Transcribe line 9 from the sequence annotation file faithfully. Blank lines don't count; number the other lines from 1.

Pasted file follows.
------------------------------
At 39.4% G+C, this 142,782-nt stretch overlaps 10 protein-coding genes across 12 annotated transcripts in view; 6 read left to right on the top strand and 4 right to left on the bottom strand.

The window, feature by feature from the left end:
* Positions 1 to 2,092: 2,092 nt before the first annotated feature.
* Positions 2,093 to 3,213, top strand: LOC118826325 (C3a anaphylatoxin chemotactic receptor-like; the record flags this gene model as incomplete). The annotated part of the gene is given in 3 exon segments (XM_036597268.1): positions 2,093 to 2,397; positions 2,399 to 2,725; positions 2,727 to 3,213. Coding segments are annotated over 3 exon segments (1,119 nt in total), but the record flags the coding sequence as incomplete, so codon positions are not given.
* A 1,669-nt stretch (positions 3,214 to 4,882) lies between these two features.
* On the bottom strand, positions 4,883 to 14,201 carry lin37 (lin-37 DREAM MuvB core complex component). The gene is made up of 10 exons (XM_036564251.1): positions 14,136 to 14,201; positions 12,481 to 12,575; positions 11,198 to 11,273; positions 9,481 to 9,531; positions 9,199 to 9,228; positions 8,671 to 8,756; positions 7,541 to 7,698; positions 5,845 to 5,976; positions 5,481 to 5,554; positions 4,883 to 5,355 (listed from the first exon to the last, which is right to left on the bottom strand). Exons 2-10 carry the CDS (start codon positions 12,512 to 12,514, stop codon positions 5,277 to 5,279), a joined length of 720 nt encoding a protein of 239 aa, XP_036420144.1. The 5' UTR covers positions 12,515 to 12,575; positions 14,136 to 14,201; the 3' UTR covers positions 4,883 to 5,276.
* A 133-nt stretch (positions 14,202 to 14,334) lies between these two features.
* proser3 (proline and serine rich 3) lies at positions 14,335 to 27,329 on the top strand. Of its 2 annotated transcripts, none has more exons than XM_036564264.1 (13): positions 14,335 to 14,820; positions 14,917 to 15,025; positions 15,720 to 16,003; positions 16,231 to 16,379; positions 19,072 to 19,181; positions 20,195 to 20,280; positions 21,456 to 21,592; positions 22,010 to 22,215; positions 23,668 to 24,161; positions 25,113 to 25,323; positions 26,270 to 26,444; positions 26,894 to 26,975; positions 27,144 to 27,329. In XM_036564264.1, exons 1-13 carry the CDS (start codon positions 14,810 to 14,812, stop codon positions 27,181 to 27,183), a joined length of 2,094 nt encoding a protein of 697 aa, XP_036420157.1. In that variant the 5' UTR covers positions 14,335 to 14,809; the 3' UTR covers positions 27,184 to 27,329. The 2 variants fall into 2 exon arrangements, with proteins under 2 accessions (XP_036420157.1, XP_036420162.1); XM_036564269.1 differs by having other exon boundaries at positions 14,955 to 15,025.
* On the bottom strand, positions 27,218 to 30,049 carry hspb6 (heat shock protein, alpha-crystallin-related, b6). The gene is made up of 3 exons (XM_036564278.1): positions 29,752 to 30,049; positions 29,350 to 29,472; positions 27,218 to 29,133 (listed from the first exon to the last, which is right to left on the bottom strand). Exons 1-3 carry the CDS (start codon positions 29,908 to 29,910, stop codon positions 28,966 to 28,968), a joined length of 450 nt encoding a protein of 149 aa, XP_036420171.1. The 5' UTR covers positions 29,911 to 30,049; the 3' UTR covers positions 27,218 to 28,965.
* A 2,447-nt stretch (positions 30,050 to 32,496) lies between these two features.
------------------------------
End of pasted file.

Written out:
* On the bottom strand, positions 27,218 to 30,049 carry hspb6 (heat shock protein, alpha-crystallin-related, b6). The gene is made up of 3 exons (XM_036564278.1): positions 29,752 to 30,049; positions 29,350 to 29,472; positions 27,218 to 29,133 (listed from the first exon to the last, which is right to left on the bottom strand). Exons 1-3 carry the CDS (start codon positions 29,908 to 29,910, stop codon positions 28,966 to 28,968), a joined length of 450 nt encoding a protein of 149 aa, XP_036420171.1. The 5' UTR covers positions 29,911 to 30,049; the 3' UTR covers positions 27,218 to 28,965.